Sixers coach Brett Brown checked out the defenses that had been used against James Harden this season.
Philadelphia 76ers coach Brett Brown checked out the defenses that had been used against James Harden this season. He examined the Raptors’ box-and-ones. He looked at the Nets’ zones and the Warriors’ and Nuggets’ midcourt traps.
“You see people force him right,” Brown said before the Rockets topped the Sixers 118-108 on Friday. “You see people double him early. You see people from time to time play him straight up, so you’re not giving him a steady diet of it. So much of what (the Rockets) do is generated from the attention that people give James and the rest of the people take advantage of it.”
Brown considered his options, dabbled in a few but left with his defense, which excels at taking away what the Rockets do best and more often than any NBA team, defeated.
“You’ve seen box-and-ones,” Brown said. “You’ve seen zones. You watch what Golden State did. You watch what Toronto did. I’m interested in all of it. You do your homework. We have Joel Embiid and say Golden State didn’t. We have Ben Simmons. What does that mean? You pick and choose and derive a game plan based on doing the studies. But he sure has seen a lot of different looks, especially recently.”
The 76ers allow the fewest 3-pointers in the NBA, just 9.8 per game. The Rockets average the most, making 15.6. But while Philadelphia effectively defended the 3-point line — other than Harden, the Rockets made just 6 of 20 3-pointers — Harden found the openings in the defense and picked it apart.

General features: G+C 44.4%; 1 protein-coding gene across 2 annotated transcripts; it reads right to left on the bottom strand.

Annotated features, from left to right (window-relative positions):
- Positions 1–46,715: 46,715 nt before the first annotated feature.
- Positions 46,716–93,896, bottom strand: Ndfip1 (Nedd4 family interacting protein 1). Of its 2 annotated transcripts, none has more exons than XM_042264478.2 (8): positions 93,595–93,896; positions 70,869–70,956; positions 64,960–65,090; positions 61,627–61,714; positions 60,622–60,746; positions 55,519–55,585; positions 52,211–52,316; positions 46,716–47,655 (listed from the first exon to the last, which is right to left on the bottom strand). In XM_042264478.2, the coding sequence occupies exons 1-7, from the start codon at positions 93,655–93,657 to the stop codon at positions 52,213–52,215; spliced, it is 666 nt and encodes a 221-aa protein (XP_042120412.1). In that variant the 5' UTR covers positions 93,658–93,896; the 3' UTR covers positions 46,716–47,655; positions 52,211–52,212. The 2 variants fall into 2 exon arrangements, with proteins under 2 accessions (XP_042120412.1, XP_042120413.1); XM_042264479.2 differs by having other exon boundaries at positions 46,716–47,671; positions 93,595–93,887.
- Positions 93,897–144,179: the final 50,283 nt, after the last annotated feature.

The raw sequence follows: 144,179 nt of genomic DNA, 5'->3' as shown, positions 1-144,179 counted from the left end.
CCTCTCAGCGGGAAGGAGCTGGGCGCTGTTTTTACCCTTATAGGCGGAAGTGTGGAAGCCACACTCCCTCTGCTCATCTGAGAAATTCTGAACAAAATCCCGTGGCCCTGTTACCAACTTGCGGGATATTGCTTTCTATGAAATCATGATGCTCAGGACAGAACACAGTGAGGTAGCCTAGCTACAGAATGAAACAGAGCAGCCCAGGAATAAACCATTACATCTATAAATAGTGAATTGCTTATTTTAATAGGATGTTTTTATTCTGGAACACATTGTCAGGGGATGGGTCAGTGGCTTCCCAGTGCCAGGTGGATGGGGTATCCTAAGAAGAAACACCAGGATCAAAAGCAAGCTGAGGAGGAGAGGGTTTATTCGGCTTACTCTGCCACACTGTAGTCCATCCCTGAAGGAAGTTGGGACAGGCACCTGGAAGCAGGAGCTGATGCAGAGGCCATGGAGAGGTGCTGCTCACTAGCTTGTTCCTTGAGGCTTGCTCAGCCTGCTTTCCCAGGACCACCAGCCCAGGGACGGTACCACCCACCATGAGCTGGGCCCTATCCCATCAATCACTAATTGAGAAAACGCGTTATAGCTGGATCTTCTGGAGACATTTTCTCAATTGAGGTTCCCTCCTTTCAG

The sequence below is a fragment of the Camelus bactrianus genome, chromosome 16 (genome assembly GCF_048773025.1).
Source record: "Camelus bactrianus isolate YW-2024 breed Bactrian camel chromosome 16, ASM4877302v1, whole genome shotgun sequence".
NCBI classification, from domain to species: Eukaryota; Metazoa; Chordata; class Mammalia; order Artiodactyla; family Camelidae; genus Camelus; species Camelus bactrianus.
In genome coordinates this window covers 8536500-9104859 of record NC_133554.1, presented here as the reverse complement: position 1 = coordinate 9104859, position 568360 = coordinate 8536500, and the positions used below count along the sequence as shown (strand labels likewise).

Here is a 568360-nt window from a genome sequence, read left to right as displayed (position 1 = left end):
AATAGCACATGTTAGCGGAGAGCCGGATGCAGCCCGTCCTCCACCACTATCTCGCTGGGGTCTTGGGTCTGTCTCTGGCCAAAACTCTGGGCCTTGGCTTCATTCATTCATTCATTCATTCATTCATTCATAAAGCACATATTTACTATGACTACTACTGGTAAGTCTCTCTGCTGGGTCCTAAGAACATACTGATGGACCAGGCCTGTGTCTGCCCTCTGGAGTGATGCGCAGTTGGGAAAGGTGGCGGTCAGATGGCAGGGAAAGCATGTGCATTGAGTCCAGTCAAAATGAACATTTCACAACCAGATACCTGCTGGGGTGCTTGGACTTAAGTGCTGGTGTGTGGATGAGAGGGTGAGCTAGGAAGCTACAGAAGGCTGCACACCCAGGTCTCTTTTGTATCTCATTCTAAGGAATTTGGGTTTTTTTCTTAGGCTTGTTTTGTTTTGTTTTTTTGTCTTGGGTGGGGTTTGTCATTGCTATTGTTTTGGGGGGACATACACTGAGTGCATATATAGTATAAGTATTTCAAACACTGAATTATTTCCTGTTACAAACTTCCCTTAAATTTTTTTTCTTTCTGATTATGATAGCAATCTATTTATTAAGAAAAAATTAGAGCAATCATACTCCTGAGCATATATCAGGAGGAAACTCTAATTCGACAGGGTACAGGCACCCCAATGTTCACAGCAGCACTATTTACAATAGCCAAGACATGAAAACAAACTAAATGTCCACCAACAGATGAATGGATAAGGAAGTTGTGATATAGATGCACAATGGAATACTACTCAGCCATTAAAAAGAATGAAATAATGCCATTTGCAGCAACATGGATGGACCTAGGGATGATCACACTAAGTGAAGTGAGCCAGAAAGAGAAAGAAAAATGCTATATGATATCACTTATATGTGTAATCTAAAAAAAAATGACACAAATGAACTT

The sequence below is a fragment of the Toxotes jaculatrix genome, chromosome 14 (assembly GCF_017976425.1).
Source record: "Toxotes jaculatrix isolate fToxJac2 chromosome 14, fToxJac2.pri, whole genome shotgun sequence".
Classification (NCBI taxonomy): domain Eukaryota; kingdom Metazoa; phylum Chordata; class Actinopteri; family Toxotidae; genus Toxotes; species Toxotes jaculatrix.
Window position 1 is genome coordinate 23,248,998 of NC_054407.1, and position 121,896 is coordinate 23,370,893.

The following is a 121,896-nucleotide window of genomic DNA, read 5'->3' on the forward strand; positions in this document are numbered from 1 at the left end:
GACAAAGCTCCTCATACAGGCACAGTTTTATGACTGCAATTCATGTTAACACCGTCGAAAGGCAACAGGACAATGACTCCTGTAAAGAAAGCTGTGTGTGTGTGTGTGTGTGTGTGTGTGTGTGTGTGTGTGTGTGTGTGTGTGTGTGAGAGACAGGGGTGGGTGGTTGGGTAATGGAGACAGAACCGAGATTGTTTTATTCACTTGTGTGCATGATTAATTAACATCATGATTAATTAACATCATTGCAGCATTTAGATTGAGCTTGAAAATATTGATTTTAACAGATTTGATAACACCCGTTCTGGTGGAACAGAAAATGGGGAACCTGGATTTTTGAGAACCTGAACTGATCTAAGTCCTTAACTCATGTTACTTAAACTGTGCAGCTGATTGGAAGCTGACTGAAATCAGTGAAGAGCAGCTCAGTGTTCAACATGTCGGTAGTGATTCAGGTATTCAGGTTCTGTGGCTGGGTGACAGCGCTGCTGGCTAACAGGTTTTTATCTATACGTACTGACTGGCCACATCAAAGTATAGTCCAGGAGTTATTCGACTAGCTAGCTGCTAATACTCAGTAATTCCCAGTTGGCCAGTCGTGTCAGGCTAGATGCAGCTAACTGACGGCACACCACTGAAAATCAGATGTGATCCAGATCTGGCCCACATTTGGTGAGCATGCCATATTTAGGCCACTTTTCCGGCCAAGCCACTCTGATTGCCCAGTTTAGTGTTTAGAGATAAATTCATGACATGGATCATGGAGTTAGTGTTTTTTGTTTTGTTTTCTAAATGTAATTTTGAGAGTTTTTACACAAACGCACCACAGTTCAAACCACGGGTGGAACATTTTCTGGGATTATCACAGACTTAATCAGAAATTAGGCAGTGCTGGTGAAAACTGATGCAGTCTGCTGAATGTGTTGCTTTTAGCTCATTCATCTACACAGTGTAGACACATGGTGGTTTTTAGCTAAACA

He scored 44 points with 11 assists, mixing his own 6-of-12 3-point shooting with lobs to Clint Capela. With that, Brown was left feeling as if there were no good options.
“Where do I begin?” Brown said. “Just his ability to create attention. You never feel comfortable that you’re close enough. (Harden) dribbles two feet over halfcourt, and you still don’t feel like you’re close enough. Then you try to get close, but he’s strong enough and good enough to go by you and then Capela gets behind your head for the lobs, and so the package is lethal.”
In his past 11 games, Harden has averaged 39.3 points on 52.7 percent shooting — 49.6 on 3-pointers. He has made at least half his shots in a career-high seven consecutive games.
Harden’s 38.6 percent 3-point shooting and 46.3 percent overall are the best of his eight seasons with the Rockets, second-best of his career.
“Just because of the schedule, he’s gotten a little more rest,” Rockets coach Mike D’Antoni said when asked of Harden’s run. “(With) a couple of days between some games, once he has his legs, he’s really good. When he’s a little tired, I think he comes down a little bit.”